Tyson Released From Solitary

Mike Tyson was removed from solitary confinement Friday and had his privileges restored following an appeal of a disciplinary ruling at his Maryland jail, his lawyer said.

The former heavyweight champion's punishment for throwing a TV set in a recreation room at the Montgomery County, Md., jail Feb. 19 "was reduced to time served and he was restored to regular privileges," said the lawyer, Paul Kemp.

On Wednesday, a two-member panel at the jail ordered Tyson to solitary confinement for 20 days after officials accused him of disorderly conduct, destruction of property and assaulting a corrections officer who was hit by shards of plastic when the TV was thrown. Tyson also lost telephone, visitor and group activity privileges.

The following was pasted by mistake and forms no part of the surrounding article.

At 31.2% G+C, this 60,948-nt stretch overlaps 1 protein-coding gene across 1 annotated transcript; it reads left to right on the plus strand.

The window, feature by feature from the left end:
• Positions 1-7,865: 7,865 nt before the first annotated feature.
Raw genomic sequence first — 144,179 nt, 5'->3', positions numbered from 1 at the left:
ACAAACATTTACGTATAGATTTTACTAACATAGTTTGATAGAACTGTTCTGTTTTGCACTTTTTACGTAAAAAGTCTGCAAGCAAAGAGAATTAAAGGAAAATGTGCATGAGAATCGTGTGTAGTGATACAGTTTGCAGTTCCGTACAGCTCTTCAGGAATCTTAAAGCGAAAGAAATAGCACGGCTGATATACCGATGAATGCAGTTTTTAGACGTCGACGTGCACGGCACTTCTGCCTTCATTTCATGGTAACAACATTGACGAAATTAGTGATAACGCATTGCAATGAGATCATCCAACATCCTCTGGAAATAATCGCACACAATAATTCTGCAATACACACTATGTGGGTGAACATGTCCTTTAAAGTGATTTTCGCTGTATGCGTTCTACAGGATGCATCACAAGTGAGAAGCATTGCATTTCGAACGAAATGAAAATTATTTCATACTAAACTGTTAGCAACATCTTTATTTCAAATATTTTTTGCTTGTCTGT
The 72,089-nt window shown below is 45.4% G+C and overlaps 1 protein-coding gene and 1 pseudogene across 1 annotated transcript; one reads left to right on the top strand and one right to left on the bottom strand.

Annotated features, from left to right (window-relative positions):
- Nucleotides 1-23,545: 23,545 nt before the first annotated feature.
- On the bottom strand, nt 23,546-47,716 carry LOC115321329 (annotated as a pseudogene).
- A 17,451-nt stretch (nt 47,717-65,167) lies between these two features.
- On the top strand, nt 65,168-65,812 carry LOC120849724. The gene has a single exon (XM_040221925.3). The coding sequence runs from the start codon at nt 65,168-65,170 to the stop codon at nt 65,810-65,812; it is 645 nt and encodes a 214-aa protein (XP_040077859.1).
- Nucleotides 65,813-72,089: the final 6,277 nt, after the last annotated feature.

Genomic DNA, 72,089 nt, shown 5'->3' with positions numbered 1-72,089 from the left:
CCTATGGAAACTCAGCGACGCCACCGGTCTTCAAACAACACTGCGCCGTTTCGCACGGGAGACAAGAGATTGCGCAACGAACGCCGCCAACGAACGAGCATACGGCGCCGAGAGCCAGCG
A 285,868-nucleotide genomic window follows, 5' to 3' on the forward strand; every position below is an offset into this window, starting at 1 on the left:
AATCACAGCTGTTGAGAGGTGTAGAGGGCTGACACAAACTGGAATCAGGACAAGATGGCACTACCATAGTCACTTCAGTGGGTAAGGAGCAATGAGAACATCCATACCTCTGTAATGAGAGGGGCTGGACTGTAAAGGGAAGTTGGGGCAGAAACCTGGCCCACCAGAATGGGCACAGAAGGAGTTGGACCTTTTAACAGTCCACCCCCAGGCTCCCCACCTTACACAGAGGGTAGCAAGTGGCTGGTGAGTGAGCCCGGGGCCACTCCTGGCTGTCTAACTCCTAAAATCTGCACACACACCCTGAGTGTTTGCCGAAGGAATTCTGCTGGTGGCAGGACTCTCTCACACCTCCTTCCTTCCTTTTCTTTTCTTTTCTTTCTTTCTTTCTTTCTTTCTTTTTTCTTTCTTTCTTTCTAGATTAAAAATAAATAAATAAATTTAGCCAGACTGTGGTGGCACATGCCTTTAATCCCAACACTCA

The reversal of the disciplinary action came after jail officials heard an appeal by Tyson today, Kemp said.

"They are allowing his doctor to prescribe his medication," Kemp added, noting that Dr. Richard Goldberg, chairman of the psychiatry department at Georgetown University Medical Center and Tyson's private physician, saw him Thursday at the jail.

Kemp had said the TV incident was provoked when the boxer was abruptly taken off Zoloft, an antidepressant drug he had been taking for four months, after Tyson refused to see the prison psychiatrist.

Tyson began serving a one-year jail term Feb. 5 after pleading no contest to charges he assaulted two men following a minor traffic accident in August. He has until March 7 to appeal the sentence.

Kemp said he made no decision concerning that appeal.

Tyson also is on probation from an Indiana conviction for raping a beauty pageant contestant in an Indianapolis hotel room in 1991. He was released from prison in March 1995 after serving three years. Indiana officials are considering whether to revoke his probation based on his legal problems in Maryland.

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